study conducted by Deloitte Global and the Global Business Coalition for Education predicts that more than half of the nearly two billion youth worldwide will not have the necessary skills to participate in the workforce by 2030.
 
Forbes discusses the shift from laborer to knowledge worker, highlighting the potential benefit of the United States adopting a German approach toalternative educational tracks for students, preparing students for jobs in manufacturing and other trades that are just as technical as Silicon Valley coding and require similarly specialized training, but do not require a degree.
 
According to a new study on the gig economy by the JPMorgan Chase Institute, drivers who transport people (Uber or Lyft) or things (Uber Eats or Postmates) through an app made, on average, 53 percent less in 2017 than they did in 2013. Spokespersons for both Uber and Lyft told Recode that this is due to an increase in part-time drivers, often working less than 10 hours per week, and that this is a potentially misleading headline because it does not examine hourly earnings, which is the metric that most drivers care about.
 
General HR News
survey conducted by Udemy of more than 1,000 full-time employees in the U.S. found positive sentiments around work environment in general, but identified stark gaps across demographics like gender, age, education level, and job title. According to the report, 45% of women believe their manager is not interested in their career compared to 30% of men. Additionally, 56% of employees say their managers get promoted before they are ready.
 
According to its first ever "Talent Intelligence and Management" Report from Eightfold.ai, while 84% of C-suite executives consider diversity a top priority,  77% feel that efforts toward increasing diversity in the workforce are ineffective. The report also noted that a secondary challenge for 66% of organizations is retention of talent as a major challenge, as 61% of employees don’t remain in one position for more than three years.
 
Employer Partnerships/Company Innovation
This week Trilogy Education announced an additional partnership to host a coding boot camp with Vanderbilt University. The Vanderbilt Coding Boot Camp will also be a 24-week program that student will be able to enroll in part-time beginning January 15, 2019.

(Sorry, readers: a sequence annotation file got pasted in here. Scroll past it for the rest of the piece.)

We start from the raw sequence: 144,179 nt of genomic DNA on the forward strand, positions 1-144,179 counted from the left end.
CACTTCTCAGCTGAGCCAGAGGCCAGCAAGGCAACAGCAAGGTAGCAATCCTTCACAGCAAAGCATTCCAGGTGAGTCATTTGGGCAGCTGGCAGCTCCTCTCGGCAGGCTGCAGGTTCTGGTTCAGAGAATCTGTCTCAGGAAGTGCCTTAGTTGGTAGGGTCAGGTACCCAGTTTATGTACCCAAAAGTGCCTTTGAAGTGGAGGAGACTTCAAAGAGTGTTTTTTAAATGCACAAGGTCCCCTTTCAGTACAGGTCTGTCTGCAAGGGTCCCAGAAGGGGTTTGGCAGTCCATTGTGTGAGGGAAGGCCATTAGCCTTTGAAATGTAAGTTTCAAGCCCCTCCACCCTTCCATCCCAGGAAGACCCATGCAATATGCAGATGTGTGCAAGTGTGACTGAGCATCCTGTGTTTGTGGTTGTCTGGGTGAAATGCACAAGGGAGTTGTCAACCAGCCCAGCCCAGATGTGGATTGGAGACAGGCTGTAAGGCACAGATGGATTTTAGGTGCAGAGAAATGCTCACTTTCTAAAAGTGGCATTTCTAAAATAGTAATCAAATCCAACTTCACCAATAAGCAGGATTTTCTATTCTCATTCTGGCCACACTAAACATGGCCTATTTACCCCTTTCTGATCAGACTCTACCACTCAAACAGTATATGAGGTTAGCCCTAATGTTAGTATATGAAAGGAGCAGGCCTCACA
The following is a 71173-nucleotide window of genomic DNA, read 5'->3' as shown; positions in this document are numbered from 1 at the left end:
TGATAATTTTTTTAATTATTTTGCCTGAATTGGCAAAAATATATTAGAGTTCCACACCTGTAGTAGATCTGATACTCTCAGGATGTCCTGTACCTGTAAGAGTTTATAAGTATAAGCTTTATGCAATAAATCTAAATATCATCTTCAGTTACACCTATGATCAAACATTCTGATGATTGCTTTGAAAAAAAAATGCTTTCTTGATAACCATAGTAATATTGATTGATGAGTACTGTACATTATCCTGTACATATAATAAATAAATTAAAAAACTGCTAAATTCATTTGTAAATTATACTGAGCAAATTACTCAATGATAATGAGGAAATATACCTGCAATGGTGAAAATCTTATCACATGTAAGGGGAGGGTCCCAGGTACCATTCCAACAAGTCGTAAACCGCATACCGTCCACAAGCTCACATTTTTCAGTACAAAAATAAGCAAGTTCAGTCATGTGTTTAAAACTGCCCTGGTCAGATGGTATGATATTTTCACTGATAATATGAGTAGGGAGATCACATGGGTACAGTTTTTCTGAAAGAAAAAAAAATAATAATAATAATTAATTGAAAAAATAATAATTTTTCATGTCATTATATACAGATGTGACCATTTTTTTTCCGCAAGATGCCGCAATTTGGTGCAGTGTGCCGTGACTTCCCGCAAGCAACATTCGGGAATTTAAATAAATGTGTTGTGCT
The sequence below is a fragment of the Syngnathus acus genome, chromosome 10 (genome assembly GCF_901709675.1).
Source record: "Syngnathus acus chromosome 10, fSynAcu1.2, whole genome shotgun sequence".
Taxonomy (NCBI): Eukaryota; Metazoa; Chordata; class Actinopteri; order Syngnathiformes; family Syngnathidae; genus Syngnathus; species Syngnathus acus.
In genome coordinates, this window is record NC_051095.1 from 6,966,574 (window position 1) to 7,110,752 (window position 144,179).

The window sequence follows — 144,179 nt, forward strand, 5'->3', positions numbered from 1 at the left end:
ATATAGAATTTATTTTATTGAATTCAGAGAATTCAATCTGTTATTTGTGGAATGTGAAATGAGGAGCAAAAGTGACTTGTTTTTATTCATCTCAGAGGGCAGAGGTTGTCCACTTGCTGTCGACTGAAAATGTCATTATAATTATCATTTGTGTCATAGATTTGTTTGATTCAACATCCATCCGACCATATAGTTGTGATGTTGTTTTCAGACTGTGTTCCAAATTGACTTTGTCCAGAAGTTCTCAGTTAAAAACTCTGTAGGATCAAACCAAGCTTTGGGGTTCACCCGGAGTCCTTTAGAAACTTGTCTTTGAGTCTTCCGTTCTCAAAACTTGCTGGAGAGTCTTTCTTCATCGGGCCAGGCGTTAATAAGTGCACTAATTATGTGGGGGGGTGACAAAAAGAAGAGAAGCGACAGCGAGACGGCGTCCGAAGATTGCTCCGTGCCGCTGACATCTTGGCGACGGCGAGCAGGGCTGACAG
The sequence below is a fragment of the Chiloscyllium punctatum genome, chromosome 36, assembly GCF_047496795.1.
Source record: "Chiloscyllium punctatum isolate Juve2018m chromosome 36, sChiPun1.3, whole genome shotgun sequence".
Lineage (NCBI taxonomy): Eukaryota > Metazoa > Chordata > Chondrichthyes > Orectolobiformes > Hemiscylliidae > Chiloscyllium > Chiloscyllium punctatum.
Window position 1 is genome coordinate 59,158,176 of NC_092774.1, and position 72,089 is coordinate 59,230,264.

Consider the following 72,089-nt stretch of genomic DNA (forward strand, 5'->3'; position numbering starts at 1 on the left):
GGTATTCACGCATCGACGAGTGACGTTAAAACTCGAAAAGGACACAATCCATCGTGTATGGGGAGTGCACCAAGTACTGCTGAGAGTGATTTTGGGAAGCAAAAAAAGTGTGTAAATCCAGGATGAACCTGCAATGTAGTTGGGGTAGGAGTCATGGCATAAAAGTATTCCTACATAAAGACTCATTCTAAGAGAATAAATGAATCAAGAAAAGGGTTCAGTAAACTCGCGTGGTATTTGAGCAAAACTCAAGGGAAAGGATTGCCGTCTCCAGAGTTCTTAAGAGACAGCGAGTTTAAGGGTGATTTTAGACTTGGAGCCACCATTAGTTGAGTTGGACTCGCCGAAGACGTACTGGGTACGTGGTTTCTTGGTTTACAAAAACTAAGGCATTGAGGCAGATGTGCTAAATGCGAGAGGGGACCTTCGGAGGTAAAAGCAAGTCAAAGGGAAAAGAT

Google announced a new program, Tech Exchange, that will send 65 students from 11 Historically Black Colleges and Universities (HBCUs) and Hispanic-Serving Institutions (HSIs) to the West Coast to build on their computer science skills starting this fall.  The program is an expansion of Google’s prior work with HBCUs and their other initiatives to increase diversity.
 
Study.com recently launched the Civic Scholars program, designed to give employees of city governments and civic organizations the opportunity to earn a no-cost bachelor’s degree in a flexible format. The city of Perris, California is the first municipality to introduce Civic Scholars to their employees.
 
Startups, Innovation, and Investment News
Simplilearn launched a new program, New-Hire Training Initiative, which helps new recruits become job ready prior to onboarding by using Simplilearn’s online training courses on digital-economy skills.
 
Macroeconomic Trends and Public Policy
In response to a new report from JP Morgan Chase, The Associated Pressnoted that the initial popularity of gig work prompted speculation that gig workers would occupy a larger portion of the workforce, but the report shows that 58 percent of drivers work three months or less each year, earning a growing share of their income elsewhere.
 
Reuters reported last week that the number of Americans filing for unemployment benefits fell, hitting a near 49-year low. Additionally, the labor market is viewed as being near or at full employment with job openings having hit an all-time high of 6.9 million in July.
 
A piece in U.S. News and World Report highlights the ways in which the investment of the United States into the education and healthcare for employees have diminished over time in comparison to that of other countries including China.
 
Other
A new report by Hired found that Netflix is the employer brand tech workers most want to work for, followed by Google, Tesla, SpaceX and Airbnb.